Or, Subtitled: “I give them all my Hogs Corne & meat but if abigaile Should marry then to have no part of ye Hogs”
I’m going to interrupt my series tracking the children of Thomas Brooks (1775-1838) and wife Sarah Whitlock of Wythe County, Virginia, Wayne County, Kentucky, and Morgan County, Alabama, for a moment to share with you some information that connects to a previous series I posted on this blog about an entirely different family, the Monk family of Northampton County, Virginia, and Bertie and Martin Counties, North Carolina. I have promised you a posting on the children of Thomas and Sarah Whitlock Brooks’s daughter Margaret (1803-1855) and husband Ransom Van Winkle, and will return to that series after I discuss this new material I have to share with you.
In this posting documenting the ancestry of Strachan/Strahon Monk (1787-abt. 1858), son of Nottingham Monk (abt. 1755-1818) and Rachel Strachan, I’ll begin winding up my account of the life of Nottingham Monk, which I began in two previous postings (here and here). Those discussed his birth about 1755 in Northampton County, Virginia, his Revolutionary service in North Carolina, and his marriage to Rachel, daughter of George and Elizabeth Strachan of Bertie County, North Carolina, between 22 February and 23 November 1786. Rachel had previously married 1) George Kittrell and 2) Benjamin Ward, both of whom died before she married Nottingham Monk. My previous postings also discuss Nottingham Monk’s involvement in the administration of the estate of his father Nottingham Monk elder, who died in Bertie County between 1790 and 20 July 1793. Continue reading “Will the Real Strawhorn Monk Please Stand Up? Documenting the Ancestry of Strachan Monk (1787 – 1850/1860), Son of Nottingham Monk and Rachel Strachan (4)”→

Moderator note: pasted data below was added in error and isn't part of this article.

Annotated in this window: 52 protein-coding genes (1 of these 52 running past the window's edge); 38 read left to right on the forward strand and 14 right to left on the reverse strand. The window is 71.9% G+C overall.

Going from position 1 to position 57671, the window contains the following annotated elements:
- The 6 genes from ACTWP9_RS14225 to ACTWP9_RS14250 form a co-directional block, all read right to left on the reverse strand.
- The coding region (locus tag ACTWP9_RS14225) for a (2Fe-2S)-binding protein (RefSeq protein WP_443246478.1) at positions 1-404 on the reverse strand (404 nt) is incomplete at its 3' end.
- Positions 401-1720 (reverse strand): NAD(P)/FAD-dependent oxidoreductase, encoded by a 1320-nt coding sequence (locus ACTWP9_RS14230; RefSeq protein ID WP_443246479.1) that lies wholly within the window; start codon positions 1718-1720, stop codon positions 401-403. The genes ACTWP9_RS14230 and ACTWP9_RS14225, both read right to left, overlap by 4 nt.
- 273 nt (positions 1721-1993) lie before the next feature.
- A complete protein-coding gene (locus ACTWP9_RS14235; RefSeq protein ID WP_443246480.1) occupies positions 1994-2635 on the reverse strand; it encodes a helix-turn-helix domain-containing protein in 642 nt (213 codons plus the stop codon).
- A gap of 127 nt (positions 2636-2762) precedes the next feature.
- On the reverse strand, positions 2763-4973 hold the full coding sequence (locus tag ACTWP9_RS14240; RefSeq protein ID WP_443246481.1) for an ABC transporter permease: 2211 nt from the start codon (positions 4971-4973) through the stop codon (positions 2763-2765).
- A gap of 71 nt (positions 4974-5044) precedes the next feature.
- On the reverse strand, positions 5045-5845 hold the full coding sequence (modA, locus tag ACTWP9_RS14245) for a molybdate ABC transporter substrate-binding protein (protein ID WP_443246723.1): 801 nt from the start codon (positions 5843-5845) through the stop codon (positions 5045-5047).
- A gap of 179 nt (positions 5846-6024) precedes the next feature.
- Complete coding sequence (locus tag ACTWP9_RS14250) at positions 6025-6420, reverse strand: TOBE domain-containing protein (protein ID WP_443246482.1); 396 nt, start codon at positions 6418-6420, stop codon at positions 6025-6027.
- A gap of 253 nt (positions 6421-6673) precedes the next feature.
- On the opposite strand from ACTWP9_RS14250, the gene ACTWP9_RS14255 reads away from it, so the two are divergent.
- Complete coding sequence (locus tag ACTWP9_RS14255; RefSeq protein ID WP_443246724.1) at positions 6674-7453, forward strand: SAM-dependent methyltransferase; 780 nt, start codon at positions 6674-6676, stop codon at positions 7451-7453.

The story of Elishe Monk and her son Thomas Monk raises interesting questions, doesn’t it? In cultures that stigmatize out-of-wedlock children — especially for the mother of those children, but also for the children themselves — why do some couples who have such children choose not to marry? Why did Elishe Monk and Thomas Speller never marry?
I ended my previous posting about Nottingham Monk (1755/1760 – Feb. 1818) with an account of his Revolutionary War service and the documents this generated. I promised that I’d then tell you about his life from that point to his death, which occurred in Bertie County, North Carolina, between 28 January and 10 February 1818, and I’d then conclude my series about him with a posting examining some key documents from his extensive loose-papers estate file held by the North Carolina Archives. My previous posting was the first in a series building on an initial posting showing you that Strachan (or Strahon and Strawhorn) Monk (1787 – 1850/1860) of Martin County, North Carolina, and Hardin County, Tennessee, was the son of Nottingham Monk and Rachel Strachan. My intent in this series is to trace Strachan Monk’s ancestry, about which quite a bit of totally incorrect information has long been circulated. Continue reading “Will the Real Strawhorn Monk Please Stand Up? Documenting the Ancestry of Strachan Monk (1787 – 1850/1860), Son of Nottingham Monk and Rachel Strachan (2)”→